Utility company says its facilities ‘appear to have been involved’ in start of Smokehouse Creek fire in Texas

Utility company says its facilities ‘appear to have been involved’ in start of Smokehouse Creek fire in Texas - Business and Finance - News

Xcel Energy’s Facilities Suspected of Contributing to Texas Panhandle’s Largest Wildfire

The Texas Panhandle, which has been hit hard by a series of wildfires this past week, saw its largest blaze yet, the Smokehouse Creek Fire, consume over one million acres and leave numerous residents with destroyed homes and livestock. According to recent reports, Xcel Energy, the utility company responsible for providing power to most of the region, has acknowledged that its facilities may have played a role in the ignition of this devastating fire.

An Unofficial Cause: Xcel Energy’s Involvement

“Based on currently available information, Xcel Energy acknowledges that its facilities appear to have been involved in an ignition of the Smokehouse Creek fire,” the company stated in a press release on Thursday, March 3rd.

The Search for the True Cause Continues

Although the official cause of the Smokehouse Creek Fire, which has destroyed more than a million acres in both Texas and Oklahoma, has not been definitively determined, speculation regarding Xcel Energy’s involvement comes as a result of a lawsuit filed against the utility company. Melanie McQuiddy, a homeowner who lost her property in the fire, accused Xcel Energy and a subcontractor of negligence for failing to properly maintain a wooden utility pole that reportedly snapped off at its base on February 26, 2022, and started the blaze.

A Fallen Power Pole: The Alleged Cause of Devastation

“We used fire patterns to trace the start of the fire to a specific wooden utility pole,” Mikal Watts, McQuiddy’s attorney, told CNN. “The companies failed to properly inspect, maintain, and replace the pole, which splintered and snapped off at its base, causing the fire.”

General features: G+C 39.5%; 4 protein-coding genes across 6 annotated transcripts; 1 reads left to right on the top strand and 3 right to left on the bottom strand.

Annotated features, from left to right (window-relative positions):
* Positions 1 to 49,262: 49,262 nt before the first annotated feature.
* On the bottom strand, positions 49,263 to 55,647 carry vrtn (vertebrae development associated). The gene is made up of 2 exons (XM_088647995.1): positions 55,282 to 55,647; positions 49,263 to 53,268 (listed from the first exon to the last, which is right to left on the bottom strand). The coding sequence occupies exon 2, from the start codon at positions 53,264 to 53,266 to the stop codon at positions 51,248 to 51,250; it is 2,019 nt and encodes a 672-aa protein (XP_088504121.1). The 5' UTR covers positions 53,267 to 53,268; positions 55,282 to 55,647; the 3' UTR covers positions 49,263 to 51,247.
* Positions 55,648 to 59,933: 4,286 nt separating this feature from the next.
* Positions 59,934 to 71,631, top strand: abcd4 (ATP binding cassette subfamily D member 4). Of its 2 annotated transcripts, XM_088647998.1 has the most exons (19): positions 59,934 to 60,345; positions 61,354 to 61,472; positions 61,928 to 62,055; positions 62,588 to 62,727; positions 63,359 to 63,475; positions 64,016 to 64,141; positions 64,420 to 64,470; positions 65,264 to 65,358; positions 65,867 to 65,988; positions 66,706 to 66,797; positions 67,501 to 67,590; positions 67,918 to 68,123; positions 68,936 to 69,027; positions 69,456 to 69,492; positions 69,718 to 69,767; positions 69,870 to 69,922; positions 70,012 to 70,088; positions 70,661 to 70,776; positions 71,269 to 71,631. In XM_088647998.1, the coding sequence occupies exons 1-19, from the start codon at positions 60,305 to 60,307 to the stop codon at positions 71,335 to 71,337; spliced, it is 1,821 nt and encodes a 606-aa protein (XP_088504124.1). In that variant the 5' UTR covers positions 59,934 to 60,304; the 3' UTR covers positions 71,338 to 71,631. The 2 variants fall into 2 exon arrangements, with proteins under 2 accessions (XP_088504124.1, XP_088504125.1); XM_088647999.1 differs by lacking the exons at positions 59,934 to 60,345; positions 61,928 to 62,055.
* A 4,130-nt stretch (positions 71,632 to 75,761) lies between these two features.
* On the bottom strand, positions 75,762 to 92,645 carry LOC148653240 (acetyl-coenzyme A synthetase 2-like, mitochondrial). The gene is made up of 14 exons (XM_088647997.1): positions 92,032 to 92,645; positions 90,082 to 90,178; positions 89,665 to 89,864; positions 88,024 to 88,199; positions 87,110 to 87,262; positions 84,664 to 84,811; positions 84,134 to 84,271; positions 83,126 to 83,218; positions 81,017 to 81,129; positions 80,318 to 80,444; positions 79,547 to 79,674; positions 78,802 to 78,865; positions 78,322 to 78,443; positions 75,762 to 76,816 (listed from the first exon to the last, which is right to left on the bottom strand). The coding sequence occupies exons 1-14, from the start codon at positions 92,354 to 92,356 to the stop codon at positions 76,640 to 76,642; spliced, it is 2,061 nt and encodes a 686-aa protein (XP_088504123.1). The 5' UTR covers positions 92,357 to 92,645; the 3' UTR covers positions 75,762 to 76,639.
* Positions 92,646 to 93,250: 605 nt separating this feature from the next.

The Legal Battle: Claims of Negligence and Disputes

“Xcel Energy disputes claims that it acted negligently in maintaining and operating its infrastructure,” the company stated in its press release. “However, we encourage people who had property destroyed by or livestock lost in the Smokehouse Creek fire to submit a claim to Xcel Energy through our claims process.”

A Devastating Toll: Homes and Livestock Lost

According to the press release, 47 occupied homes in Hemphill County were destroyed by the Smokehouse Creek Fire, along with another 17 in Roberts County. The number of occupied homes destroyed in Hutchinson County is still being determined, but the total count of homes and structures lost across all five fires in the Panhandle stands at around 500.

A Tragic Loss: Lives and Property

“The Smokehouse Creek fire has destroyed 1,059,570 acres and is 44% contained,” the Texas A&M Forest Service reported early Thursday morning. “The fire has killed at least two people and extended into Oklahoma, where it has destroyed more than 31,500 acres.”

A Catastrophic Impact on Agriculture

“Thousands of cattle were killed, and many more had to be put down due to sustaining burns to hooves, making them unlikely to survive,” the Texas A&M Forest Service added.

A Community in Need: Xcel Energy’s Commitment

“The people in this region are our friends, neighbors, and relatives,” Xcel CEO Bob Frenzel said. “We are deeply saddened by the losses incurred in this community and are committed to supporting its renewal and recovery.”

Conclusion: A Long Road to Recovery

The Smokehouse Creek Fire, along with the other fires that have ravaged the Texas Panhandle, has left a long and difficult road to recovery for both homeowners and ranchers. The investigation into the cause of the fire continues, and Xcel Energy remains committed to supporting those affected by this devastating event.

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